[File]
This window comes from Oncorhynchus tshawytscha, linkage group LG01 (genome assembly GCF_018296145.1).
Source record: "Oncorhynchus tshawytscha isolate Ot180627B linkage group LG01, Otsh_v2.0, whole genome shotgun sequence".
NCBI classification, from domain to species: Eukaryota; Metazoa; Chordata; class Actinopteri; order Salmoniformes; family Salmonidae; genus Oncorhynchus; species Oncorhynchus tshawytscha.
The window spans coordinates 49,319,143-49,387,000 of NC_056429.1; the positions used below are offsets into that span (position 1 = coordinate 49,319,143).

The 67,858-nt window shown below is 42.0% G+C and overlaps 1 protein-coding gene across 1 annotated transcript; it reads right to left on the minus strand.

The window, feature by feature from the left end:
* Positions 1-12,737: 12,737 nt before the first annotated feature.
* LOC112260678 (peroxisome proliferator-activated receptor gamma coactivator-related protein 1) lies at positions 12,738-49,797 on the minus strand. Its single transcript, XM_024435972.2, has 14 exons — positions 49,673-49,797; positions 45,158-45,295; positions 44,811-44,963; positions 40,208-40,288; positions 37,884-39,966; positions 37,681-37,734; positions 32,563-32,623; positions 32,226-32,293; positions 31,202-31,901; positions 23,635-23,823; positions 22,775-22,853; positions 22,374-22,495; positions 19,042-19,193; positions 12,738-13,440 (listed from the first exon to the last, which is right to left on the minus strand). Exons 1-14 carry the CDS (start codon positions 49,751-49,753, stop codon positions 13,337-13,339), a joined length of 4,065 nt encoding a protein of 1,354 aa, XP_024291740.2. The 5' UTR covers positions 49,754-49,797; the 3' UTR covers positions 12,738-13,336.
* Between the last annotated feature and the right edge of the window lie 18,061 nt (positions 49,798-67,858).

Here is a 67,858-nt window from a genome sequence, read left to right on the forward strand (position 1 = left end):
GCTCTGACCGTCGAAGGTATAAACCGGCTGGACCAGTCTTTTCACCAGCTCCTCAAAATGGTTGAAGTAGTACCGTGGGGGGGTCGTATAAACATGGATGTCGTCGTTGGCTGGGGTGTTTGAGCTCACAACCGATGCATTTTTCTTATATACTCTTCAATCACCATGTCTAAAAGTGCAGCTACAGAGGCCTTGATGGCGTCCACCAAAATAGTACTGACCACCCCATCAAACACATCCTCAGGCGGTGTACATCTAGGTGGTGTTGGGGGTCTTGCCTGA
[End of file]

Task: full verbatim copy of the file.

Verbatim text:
This window comes from Oncorhynchus tshawytscha, linkage group LG01 (genome assembly GCF_018296145.1).
Source record: "Oncorhynchus tshawytscha isolate Ot180627B linkage group LG01, Otsh_v2.0, whole genome shotgun sequence".
NCBI classification, from domain to species: Eukaryota; Metazoa; Chordata; class Actinopteri; order Salmoniformes; family Salmonidae; genus Oncorhynchus; species Oncorhynchus tshawytscha.
The window spans coordinates 49,319,143-49,387,000 of NC_056429.1; the positions used below are offsets into that span (position 1 = coordinate 49,319,143).

The 67,858-nt window shown below is 42.0% G+C and overlaps 1 protein-coding gene across 1 annotated transcript; it reads right to left on the minus strand.

The window, feature by feature from the left end:
* Positions 1-12,737: 12,737 nt before the first annotated feature.
* LOC112260678 (peroxisome proliferator-activated receptor gamma coactivator-related protein 1) lies at positions 12,738-49,797 on the minus strand. Its single transcript, XM_024435972.2, has 14 exons — positions 49,673-49,797; positions 45,158-45,295; positions 44,811-44,963; positions 40,208-40,288; positions 37,884-39,966; positions 37,681-37,734; positions 32,563-32,623; positions 32,226-32,293; positions 31,202-31,901; positions 23,635-23,823; positions 22,775-22,853; positions 22,374-22,495; positions 19,042-19,193; positions 12,738-13,440 (listed from the first exon to the last, which is right to left on the minus strand). Exons 1-14 carry the CDS (start codon positions 49,751-49,753, stop codon positions 13,337-13,339), a joined length of 4,065 nt encoding a protein of 1,354 aa, XP_024291740.2. The 5' UTR covers positions 49,754-49,797; the 3' UTR covers positions 12,738-13,336.
* Between the last annotated feature and the right edge of the window lie 18,061 nt (positions 49,798-67,858).

Here is a 67,858-nt window from a genome sequence, read left to right on the forward strand (position 1 = left end):
GCTCTGACCGTCGAAGGTATAAACCGGCTGGACCAGTCTTTTCACCAGCTCCTCAAAATGGTTGAAGTAGTACCGTGGGGGGGTCGTATAAACATGGATGTCGTCGTTGGCTGGGGTGTTTGAGCTCACAACCGATGCATTTTTCTTATATACTCTTCAATCACCATGTCTAAAAGTGCAGCTACAGAGGCCTTGATGGCGTCCACCAAAATAGTACTGACCACCCCATCAAACACATCCTCAGGCGGTGTACATCTAGGTGGTGTTGGGGGTCTTGCCTGA